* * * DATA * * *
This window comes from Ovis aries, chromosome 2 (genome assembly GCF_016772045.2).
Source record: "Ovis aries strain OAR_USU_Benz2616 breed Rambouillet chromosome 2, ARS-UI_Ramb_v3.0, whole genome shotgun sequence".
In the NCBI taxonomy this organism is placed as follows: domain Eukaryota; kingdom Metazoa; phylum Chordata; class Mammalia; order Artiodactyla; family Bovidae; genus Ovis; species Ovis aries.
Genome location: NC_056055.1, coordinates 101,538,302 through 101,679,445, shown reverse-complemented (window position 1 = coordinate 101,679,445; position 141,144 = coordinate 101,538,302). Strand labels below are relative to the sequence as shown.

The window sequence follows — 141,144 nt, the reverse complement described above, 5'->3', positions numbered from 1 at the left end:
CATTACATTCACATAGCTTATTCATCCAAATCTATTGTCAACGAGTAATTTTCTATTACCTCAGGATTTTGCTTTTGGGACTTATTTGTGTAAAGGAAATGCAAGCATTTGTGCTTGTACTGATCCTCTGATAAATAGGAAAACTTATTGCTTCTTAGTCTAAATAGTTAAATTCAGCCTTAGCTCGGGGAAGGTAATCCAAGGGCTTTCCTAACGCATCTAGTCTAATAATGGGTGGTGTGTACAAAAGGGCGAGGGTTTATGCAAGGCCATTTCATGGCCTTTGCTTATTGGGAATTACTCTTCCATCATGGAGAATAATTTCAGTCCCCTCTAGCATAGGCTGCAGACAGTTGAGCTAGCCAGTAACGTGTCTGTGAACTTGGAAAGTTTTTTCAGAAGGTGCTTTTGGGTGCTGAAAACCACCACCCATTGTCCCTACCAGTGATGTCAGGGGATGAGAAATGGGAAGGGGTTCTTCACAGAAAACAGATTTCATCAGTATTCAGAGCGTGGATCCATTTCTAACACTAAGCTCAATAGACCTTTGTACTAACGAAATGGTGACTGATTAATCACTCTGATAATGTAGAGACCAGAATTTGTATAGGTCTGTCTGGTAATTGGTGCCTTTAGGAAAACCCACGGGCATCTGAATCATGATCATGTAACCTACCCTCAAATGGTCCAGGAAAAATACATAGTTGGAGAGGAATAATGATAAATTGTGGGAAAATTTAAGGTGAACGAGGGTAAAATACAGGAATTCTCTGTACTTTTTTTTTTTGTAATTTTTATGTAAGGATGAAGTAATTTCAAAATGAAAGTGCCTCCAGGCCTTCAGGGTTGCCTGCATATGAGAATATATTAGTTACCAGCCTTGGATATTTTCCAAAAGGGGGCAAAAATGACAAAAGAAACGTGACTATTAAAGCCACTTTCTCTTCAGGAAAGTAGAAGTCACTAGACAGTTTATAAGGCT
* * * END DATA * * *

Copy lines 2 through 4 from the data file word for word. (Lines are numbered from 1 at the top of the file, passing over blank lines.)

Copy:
Source record: "Ovis aries strain OAR_USU_Benz2616 breed Rambouillet chromosome 2, ARS-UI_Ramb_v3.0, whole genome shotgun sequence".
In the NCBI taxonomy this organism is placed as follows: domain Eukaryota; kingdom Metazoa; phylum Chordata; class Mammalia; order Artiodactyla; family Bovidae; genus Ovis; species Ovis aries.
Genome location: NC_056055.1, coordinates 101,538,302 through 101,679,445, shown reverse-complemented (window position 1 = coordinate 101,679,445; position 141,144 = coordinate 101,538,302). Strand labels below are relative to the sequence as shown.